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Reviews

BookBrowse Review

BookBrowse

Khakpour's story is a powerful one of being mired in sickness and not getting the necessary help from medical professionals. Doctors insisted her problems were psychological; one even recommended that she check into a psych ward. It's also clear just how time-consuming and expensive being a chronic patient can be. There is, unfortunately, some inherent repetition in a book of this nature. At times it feels like an endless cycle of doctors, appointments, and treatment strategies ranging from a paleo diet and alternative medicines to benzodiazepines, drugs used to treat anxiety. The details of her many jobs and relationships can blend into one. However, the overall arc of struggling with one's body and coming to terms with limitations will resonate widely...continued

Full Review (803 words).

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(Reviewed by Rebecca Foster).

Media Reviews

Publishers Weekly
Khakpour writes honestly about her psychological struggle...enduring a disease for which she's treated, but for which there's no cure. Her remarkable story is one of perseverance, survival, and hope.

Library Journal
A sometimes challenging memoir of feeling out of place, both inside and outside of one's own body; yet Khakpour brings a fresh perspective on how women live and cope with mental and chronic illness.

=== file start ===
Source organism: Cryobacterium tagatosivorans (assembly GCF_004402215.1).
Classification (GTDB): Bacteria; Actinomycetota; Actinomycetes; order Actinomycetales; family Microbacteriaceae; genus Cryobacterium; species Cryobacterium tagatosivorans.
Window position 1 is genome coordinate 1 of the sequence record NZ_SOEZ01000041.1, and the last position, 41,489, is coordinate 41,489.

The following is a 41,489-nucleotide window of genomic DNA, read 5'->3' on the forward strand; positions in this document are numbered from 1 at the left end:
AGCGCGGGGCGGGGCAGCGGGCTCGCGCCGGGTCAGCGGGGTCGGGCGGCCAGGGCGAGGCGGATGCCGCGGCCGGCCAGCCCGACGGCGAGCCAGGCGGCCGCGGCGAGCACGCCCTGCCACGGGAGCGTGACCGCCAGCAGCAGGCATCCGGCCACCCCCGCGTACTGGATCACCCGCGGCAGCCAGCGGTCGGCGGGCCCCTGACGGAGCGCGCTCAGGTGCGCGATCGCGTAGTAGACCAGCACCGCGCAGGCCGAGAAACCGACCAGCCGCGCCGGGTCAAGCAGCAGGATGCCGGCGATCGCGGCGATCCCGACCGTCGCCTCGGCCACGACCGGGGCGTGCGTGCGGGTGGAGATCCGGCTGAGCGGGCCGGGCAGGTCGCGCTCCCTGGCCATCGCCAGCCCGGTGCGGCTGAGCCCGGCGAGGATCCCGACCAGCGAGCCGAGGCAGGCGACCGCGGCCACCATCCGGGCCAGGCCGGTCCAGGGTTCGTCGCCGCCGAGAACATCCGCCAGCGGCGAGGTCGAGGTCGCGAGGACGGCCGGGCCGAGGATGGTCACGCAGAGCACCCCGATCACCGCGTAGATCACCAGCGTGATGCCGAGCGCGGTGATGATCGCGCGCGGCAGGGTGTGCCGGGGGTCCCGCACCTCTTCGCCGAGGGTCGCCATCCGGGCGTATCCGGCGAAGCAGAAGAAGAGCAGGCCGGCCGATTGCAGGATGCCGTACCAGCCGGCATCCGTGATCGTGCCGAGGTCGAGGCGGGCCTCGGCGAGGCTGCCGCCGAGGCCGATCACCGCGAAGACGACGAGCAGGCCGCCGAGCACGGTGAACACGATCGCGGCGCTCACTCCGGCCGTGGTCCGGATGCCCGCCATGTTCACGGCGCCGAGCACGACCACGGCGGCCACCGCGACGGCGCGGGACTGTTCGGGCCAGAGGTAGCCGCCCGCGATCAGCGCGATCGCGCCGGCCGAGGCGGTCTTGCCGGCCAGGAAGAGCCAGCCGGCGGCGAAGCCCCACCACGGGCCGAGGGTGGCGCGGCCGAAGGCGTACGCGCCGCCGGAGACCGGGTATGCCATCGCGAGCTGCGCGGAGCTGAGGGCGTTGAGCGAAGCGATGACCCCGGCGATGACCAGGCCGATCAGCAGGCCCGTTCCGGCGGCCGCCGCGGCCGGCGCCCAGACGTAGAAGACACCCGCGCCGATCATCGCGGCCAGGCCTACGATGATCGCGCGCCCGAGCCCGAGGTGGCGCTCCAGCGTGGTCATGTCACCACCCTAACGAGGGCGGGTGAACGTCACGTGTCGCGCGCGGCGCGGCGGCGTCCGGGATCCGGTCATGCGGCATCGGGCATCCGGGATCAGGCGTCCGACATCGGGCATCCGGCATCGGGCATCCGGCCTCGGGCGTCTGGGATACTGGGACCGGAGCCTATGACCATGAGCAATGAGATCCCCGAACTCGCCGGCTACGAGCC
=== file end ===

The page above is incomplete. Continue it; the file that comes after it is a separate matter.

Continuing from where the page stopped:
Kirkus Reviews
A courageously intimate memoir about living within a body that has 'never felt at ease.'

Author Blurb Cheryl Strayed, New York Times bestselling author of Wild
Porochista Khakpour's powerful memoir, Sick, reads like a mystery and a reckoning with a love song at its core.

Author Blurb Patricia Lockwood, author of Priestdaddy, named one of the 10 best books of 2017 by the New York Times
Survival, she reminds us at the end of Sick, can be an act of the imagination: it is the courage to insist on seeing yourself decades in the future, climbing a mountain, squinting into the sun, sitting down at the desk to write what happened.

Author Blurb Kiese Laymon author of Heavy
Somehow, Khakpour manages to craft the minutiae of the moments spent keeping herself alive while obliterating what could have easily been written as spectacular melodrama. I'm most amazed at how time itself, and point of view, are 'sick' and 'sickening' in this wonderful memoir. Khakpour has done more than something I've never seen before in this phenomenal book; she's done something I never imagined possible.